I was due to be in Glasgow on Thursday evening, giving a lecture at the University on Roman jokes. A few weeks ago I reaIised that I had messed up. I was also due to be in London at 8.00 am on Friday morning, talking about Pompeii at the Classics Breakfast Club at Godolphin and Latymer School. This Club is a wonderful little institution which brings together sixth-formers, teachers, parents and members of the local community for a weekly dose of the ancient world, every Friday.
I spent a red-faced, guilty few hours thinking that I would probably have to let the Breakfast Club down (the Glasgow gig was a one off,I calculated, the Club a weekly event – there would surely be another time). But then I remembered that there might be a sleeper train. And sure enough there was. You can leave Glasgow at 11.40 in the evening, after a nice dinner, and chug into London Euston before 7.00 am the next morning. That gives plenty of time to get over to Hammersmith for breakfast. Problem solved, minus the red face.
So, on Thursday at 8.00 am I caught the train to Peterborough, to pick up the express to Glasgow. It turned out to be a dream of a journey, with free wi-fi throughout and plenty of table space. A mobile office in other words – where I got on with the industrial quantities of marking I had to do, in an uninterrupted 5 hours. (Though recent reports suggest that the days of being able to get any food and drink on these National Express trains are numbered . . . 5 hours without a bite?!)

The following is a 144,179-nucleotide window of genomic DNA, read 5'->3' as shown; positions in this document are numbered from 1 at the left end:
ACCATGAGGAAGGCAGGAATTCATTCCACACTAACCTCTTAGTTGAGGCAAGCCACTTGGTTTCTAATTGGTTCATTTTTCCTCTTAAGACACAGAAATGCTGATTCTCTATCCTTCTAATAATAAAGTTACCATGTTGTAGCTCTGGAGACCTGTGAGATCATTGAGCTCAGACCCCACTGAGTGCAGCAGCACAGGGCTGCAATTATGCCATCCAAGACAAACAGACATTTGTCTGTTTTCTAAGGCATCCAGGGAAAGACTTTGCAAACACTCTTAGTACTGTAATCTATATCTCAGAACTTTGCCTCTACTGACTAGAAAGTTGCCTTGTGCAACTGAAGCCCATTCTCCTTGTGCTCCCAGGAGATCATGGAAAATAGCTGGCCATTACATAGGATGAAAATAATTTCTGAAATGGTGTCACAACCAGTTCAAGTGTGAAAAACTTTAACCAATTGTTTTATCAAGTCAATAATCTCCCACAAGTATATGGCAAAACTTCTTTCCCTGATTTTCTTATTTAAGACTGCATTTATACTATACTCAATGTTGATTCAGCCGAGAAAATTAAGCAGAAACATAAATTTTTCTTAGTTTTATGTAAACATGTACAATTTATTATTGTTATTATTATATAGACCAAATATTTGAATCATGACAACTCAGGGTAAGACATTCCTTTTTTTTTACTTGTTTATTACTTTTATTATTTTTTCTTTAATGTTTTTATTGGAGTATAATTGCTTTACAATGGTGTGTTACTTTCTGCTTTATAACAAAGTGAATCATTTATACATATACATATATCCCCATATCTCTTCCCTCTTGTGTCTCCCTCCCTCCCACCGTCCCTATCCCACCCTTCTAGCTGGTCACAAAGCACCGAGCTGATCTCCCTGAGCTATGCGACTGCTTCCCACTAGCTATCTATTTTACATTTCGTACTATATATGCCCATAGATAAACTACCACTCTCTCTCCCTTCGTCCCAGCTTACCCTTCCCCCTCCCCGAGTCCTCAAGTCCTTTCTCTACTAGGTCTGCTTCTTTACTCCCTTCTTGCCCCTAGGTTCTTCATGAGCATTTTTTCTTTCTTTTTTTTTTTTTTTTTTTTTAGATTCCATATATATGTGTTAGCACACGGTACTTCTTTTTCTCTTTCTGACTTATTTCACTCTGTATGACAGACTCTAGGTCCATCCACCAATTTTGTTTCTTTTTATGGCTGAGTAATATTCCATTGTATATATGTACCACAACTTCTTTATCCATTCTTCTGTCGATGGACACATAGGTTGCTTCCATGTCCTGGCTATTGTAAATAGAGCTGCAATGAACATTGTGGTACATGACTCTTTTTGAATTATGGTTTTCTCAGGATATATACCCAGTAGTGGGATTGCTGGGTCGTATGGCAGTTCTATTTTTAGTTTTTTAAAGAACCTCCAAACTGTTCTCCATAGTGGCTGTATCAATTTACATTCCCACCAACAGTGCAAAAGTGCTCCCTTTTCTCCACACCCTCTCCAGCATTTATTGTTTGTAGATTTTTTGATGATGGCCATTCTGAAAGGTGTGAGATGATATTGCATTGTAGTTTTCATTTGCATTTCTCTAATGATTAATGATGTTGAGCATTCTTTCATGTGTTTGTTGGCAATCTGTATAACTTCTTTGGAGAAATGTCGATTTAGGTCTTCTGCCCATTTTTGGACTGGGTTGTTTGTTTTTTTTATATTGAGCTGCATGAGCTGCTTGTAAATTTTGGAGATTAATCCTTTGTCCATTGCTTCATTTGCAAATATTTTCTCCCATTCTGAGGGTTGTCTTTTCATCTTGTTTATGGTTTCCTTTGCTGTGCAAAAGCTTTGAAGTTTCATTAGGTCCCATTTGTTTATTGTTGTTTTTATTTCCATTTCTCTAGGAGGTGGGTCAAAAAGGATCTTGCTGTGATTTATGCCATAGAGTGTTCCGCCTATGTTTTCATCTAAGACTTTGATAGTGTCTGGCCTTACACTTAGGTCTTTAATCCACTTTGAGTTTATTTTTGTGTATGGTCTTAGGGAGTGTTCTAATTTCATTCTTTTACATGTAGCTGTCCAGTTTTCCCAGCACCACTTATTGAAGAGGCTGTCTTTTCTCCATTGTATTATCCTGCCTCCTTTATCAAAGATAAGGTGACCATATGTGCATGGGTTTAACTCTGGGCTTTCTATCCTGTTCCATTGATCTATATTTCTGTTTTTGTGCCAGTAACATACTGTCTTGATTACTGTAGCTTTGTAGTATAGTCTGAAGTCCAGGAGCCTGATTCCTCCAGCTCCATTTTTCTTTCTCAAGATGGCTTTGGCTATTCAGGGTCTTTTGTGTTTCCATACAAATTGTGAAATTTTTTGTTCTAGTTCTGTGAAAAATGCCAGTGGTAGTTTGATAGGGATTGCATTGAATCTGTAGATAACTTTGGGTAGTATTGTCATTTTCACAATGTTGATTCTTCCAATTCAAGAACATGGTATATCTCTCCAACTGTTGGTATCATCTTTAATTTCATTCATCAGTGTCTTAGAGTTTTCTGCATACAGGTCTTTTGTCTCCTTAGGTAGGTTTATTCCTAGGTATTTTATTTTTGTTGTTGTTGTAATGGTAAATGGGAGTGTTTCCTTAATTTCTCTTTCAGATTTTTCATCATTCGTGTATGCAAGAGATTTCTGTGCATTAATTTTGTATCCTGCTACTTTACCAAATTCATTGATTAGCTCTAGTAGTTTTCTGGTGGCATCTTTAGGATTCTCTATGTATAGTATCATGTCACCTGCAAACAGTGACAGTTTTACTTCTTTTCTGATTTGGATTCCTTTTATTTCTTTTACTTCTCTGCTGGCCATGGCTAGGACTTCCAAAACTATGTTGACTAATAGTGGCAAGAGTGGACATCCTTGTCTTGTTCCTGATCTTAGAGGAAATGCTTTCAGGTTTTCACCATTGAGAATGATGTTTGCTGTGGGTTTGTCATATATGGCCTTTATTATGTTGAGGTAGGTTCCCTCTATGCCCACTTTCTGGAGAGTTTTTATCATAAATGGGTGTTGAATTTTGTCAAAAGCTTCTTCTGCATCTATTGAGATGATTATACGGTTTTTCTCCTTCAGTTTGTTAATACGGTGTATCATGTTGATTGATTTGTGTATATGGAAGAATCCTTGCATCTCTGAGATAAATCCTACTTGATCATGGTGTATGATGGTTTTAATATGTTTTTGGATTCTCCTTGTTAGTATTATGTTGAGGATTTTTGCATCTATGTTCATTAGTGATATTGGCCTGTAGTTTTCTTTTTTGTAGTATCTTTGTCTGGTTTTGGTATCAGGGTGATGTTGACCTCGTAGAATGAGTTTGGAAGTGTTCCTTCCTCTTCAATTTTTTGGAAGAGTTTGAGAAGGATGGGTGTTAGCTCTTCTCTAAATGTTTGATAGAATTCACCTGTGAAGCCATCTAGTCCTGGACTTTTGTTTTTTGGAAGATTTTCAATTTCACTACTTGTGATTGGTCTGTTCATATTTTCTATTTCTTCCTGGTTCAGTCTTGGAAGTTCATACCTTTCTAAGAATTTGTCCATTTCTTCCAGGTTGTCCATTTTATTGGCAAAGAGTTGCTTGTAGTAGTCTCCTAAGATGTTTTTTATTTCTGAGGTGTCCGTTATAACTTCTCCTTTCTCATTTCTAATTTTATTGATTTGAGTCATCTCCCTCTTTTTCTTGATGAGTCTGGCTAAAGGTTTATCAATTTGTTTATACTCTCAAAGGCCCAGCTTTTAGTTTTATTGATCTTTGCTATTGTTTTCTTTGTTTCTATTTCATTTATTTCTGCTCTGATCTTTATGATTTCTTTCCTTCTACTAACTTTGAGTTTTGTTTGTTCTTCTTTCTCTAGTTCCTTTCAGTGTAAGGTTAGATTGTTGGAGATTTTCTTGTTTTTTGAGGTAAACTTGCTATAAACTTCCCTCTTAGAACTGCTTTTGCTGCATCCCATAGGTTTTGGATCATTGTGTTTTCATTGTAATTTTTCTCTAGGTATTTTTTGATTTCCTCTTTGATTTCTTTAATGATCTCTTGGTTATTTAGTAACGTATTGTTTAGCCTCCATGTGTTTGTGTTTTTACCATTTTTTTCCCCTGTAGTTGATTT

My terrible confession is that, in all my 54 years, I have never once been to Glasgow before (in fact much of Scotland has been a no go zone for me – though a series of lectures in Aberdeen in the autumn looks set to fix that). So when I discovered that I had over an hour between getting to the Faculty of Arts and having to start the lecture preliminaries, I decided I had to see something.
Many of Glasgow’s high-spots seemed too far away. But just on the doorstep was the University’s Hunterian Museum and Art Gallery.